Germany’s third skyscraper is currently a large area under construction. It is located in the city-state of Hamburg. It has about 64 floors, 100,000 square meters of leasable space, units for retail businesses, restaurants and even a hotel. The project, whose height reaches 254 meters, is called “Elbe Tower”, an obvious reference to the great river in which Hamburg swims. It was designed by British architect David Chipperfield. Its value is estimated at around 1000 million euros.
Contrary to what one might think, the “Elbe Tower” is not a project with a bright economic future for the northern German metropolis today. There are many uncertainties on the horizon for this project.
It seems from the beginning that this tower will not be finished by the company that designed and started its work. Signa Real Estate Management Germany, a subsidiary of the Austrian real estate firm Signa Holding, was responsible for this work. The problems of “Elba Tower” are the problems of Austrian tycoon Rene Benko. He is the owner of Signa Holding, a Central European real estate and business empire. This empire is now experiencing great difficulties.
“Elbe Tower” may soon change hands, reports the business daily Handelsblatt. Negotiations are already underway between the heads of Signa Holding and German businessman Klaus-Michael Kuhn. The “Elbe Tower” was originally a project intended to make his company an unmistakable place on the entire urban skyline of Germany, the largest economy in the Eurozone and the fourth largest in the world.
But Signa Holding declared itself insolvent a few days ago. In Hamburg, your company faced a difficult economic situation. As a result, the German economy is the only major OECD economy to fall into recession this year. According to the latest forecasts, Germany’s GDP will decrease by 0.4%.
In this context, Signa Holding faced problems such as rising construction prices, the burden of rising interest rates and other internal problems that made it impossible for the company to overcome difficulties.
As the Frankfurter Allgemeine Zeitung wrote in its economic pages, the case of Signa Holding serves as “an example of the emergency situation in the German real estate sector.” Admittedly, for a long time now, the energy crisis linked to Russia’s invasion of Ukraine, a war that will soon be two years old and without which the current recession would not be German, has occupied all the attention of observers. explained.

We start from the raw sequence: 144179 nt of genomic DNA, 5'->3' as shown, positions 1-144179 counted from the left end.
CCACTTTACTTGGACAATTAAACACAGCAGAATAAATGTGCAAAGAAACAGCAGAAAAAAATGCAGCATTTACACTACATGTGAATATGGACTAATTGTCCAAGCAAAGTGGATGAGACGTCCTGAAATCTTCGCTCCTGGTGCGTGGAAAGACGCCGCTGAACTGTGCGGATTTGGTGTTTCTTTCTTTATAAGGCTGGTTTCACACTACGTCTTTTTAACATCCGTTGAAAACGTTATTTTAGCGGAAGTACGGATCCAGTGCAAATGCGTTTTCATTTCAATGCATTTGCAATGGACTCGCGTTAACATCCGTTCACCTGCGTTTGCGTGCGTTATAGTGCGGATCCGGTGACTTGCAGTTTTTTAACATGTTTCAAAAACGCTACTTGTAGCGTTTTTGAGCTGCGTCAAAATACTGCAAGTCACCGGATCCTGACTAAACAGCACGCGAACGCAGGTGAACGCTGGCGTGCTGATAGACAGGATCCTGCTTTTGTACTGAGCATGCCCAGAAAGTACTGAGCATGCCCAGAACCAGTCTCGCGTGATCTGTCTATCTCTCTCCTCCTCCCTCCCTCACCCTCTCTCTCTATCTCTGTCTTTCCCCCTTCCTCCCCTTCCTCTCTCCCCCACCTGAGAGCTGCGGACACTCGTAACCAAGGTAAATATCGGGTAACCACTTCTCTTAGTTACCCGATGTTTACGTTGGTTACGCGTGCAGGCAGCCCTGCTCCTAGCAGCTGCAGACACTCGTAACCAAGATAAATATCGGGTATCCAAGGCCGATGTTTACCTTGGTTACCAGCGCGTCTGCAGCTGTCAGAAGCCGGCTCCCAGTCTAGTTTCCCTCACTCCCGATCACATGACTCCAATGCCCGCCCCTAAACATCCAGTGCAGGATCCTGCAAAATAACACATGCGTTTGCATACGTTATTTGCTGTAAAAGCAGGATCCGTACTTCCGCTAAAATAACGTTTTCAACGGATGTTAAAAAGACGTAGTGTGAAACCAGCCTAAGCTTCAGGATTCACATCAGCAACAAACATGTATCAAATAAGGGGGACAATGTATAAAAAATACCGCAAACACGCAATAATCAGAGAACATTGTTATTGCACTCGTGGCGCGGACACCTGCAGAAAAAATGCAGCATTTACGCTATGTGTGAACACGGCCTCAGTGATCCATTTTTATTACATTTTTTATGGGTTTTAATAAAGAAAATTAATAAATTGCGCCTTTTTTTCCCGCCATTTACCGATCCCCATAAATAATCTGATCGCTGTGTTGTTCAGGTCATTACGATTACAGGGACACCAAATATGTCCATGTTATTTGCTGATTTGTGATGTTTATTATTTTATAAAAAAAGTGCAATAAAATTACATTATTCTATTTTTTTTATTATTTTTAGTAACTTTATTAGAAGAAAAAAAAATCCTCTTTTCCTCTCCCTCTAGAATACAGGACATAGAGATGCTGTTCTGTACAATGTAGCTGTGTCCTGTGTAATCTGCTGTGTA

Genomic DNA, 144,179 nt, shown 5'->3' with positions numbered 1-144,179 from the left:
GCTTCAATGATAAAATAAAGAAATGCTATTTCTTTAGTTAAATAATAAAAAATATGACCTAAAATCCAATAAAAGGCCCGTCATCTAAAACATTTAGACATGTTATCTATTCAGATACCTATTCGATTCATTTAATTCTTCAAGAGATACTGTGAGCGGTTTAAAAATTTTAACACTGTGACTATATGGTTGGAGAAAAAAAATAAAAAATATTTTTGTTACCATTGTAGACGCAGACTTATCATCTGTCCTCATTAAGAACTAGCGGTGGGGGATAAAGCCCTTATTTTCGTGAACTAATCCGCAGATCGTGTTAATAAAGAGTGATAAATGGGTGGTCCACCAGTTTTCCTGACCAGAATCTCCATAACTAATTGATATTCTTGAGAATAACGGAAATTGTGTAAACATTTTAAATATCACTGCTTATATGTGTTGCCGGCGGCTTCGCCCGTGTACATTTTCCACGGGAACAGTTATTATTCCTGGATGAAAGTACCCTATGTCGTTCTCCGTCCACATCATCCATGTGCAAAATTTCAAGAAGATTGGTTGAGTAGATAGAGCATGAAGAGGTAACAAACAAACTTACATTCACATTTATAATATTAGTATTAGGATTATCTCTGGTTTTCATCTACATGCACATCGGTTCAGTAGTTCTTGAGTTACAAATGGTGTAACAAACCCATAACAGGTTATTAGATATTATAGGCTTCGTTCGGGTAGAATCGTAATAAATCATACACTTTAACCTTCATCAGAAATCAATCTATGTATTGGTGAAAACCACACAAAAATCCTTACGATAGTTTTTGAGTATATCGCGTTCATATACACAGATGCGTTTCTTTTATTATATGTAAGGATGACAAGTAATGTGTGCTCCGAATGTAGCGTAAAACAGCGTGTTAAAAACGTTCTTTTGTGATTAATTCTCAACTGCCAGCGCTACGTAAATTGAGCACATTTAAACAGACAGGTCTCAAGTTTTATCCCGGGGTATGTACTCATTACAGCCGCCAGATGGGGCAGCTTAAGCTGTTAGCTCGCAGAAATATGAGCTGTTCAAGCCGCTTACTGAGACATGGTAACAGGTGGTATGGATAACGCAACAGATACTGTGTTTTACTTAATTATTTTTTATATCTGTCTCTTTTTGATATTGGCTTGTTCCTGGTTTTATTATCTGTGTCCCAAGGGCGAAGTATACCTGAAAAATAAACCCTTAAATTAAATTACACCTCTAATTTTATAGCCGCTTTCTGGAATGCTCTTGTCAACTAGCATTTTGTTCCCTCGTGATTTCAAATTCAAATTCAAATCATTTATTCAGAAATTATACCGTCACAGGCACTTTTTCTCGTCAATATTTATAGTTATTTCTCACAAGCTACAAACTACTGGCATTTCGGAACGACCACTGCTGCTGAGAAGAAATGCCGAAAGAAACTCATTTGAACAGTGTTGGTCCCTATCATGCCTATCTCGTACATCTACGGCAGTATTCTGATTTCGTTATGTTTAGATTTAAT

This war forced Germany to change its plans in the direction of decarbonization, which is planned for 2045. He also demanded that the country buy liquefied natural gas, which is more expensive than Russian natural gas, on which the country has become dependent. On the other hand, this situation forced the government of Chancellor Olaf Scholz to continue the extensive use of coal as an energy source.
This evolution is key to understanding inflation in Germany, which continues to put pressure on many key industrial sectors of the German economy. The construction sector is one such area, and the case of Signa Holding and Elba Tower is no exception.
Real estate company Devello, based in Hamburg, also declared insolvent, as did Centrum Holding, based in Düsseldorf. These are well-known names in the sector. The Frankfurter Allgemeine Zeitung also collected this among several other examples, while referring to the case of Vonovia, one of the major housing rental companies that has helped build new homes in the current economic context.
In the aforementioned Frankfurt newspaper, they talk about the “stopping” of the industry. Experts generally speak of a “crisis”. “The market has been broken for years,” according to recent explanations offered by public television network ARD. “Inflation and high interest rates make investments often insufficiently profitable,” they said in a recent public media news release.
As a result, less is being built in Germany than Scholz and company would like to see in their country. The German executive aims to build 400,000 homes a year. But this number seems impossible. According to the latest reports from economic weekly WirtschatsWoche, between January and July this year, 156,200 homes were given permission to build, 27.8% less than in 2022, a year when not even 400,000 were reached.
There are complaints of excessive bureaucracy slowing down construction. But it’s another element in a crisis in which Scholz and company seem powerless, at least for now. At the current rate of construction, the German Real Estate Federation (ZIA) estimates that 700,000 homes will be lost from the market in 2025.
Fiscal stimulus and a fight against red tape — about 50% coming from the EU, according to the Berlin complaint — that the chancellor and his chief executive launched this summer have yet to offer results. Be that as it may, this situation, the market rules – “when there is a lot of demand for a commodity and a little supply, the price goes up” – has led to a sharp rise in housing prices in recent years.
However, amid the current crisis, housing prices appear to have started to decline, according to last month’s data from the Federal Statistical Office (Destatis) and the latest reports from the Kiel Institute of Economics. German abbreviations).
In fact, IfW notes that in the third quarter of this year, the decline in prices compared to the same period in 2022 amounted to 10.5%. According to the German statistics portal Statista, the average price per square meter of a house owned in Germany’s big cities is more than 7,000 euros per square meter. In Munich, the capital of Bavaria, the same area costs 10,800 euros. In the most expensive autonomous communities of Spain, Catalonia and Madrid, it does not reach 4,500 euros per square meter.
Source: El Diario